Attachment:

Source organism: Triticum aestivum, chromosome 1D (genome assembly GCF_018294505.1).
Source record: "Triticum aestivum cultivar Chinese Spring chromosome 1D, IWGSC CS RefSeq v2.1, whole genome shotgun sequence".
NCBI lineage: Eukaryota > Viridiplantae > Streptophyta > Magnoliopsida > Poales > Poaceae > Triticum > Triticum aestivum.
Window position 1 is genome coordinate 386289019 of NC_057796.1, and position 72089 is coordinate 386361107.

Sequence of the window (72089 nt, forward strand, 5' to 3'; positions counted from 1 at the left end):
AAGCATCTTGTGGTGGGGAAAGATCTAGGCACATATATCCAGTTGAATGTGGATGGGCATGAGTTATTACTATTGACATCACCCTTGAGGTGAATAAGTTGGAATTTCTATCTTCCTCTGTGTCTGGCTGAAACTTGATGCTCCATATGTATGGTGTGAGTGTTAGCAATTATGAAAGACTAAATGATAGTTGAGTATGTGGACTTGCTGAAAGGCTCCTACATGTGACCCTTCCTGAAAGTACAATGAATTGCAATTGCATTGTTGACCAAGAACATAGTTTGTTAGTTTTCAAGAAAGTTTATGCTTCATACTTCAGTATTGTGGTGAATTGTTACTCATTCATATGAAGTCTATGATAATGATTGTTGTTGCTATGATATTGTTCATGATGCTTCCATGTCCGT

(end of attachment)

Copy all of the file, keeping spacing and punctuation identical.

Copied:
Source organism: Triticum aestivum, chromosome 1D (genome assembly GCF_018294505.1).
Source record: "Triticum aestivum cultivar Chinese Spring chromosome 1D, IWGSC CS RefSeq v2.1, whole genome shotgun sequence".
NCBI lineage: Eukaryota > Viridiplantae > Streptophyta > Magnoliopsida > Poales > Poaceae > Triticum > Triticum aestivum.
Window position 1 is genome coordinate 386289019 of NC_057796.1, and position 72089 is coordinate 386361107.

Sequence of the window (72089 nt, forward strand, 5' to 3'; positions counted from 1 at the left end):
AAGCATCTTGTGGTGGGGAAAGATCTAGGCACATATATCCAGTTGAATGTGGATGGGCATGAGTTATTACTATTGACATCACCCTTGAGGTGAATAAGTTGGAATTTCTATCTTCCTCTGTGTCTGGCTGAAACTTGATGCTCCATATGTATGGTGTGAGTGTTAGCAATTATGAAAGACTAAATGATAGTTGAGTATGTGGACTTGCTGAAAGGCTCCTACATGTGACCCTTCCTGAAAGTACAATGAATTGCAATTGCATTGTTGACCAAGAACATAGTTTGTTAGTTTTCAAGAAAGTTTATGCTTCATACTTCAGTATTGTGGTGAATTGTTACTCATTCATATGAAGTCTATGATAATGATTGTTGTTGCTATGATATTGTTCATGATGCTTCCATGTCCGT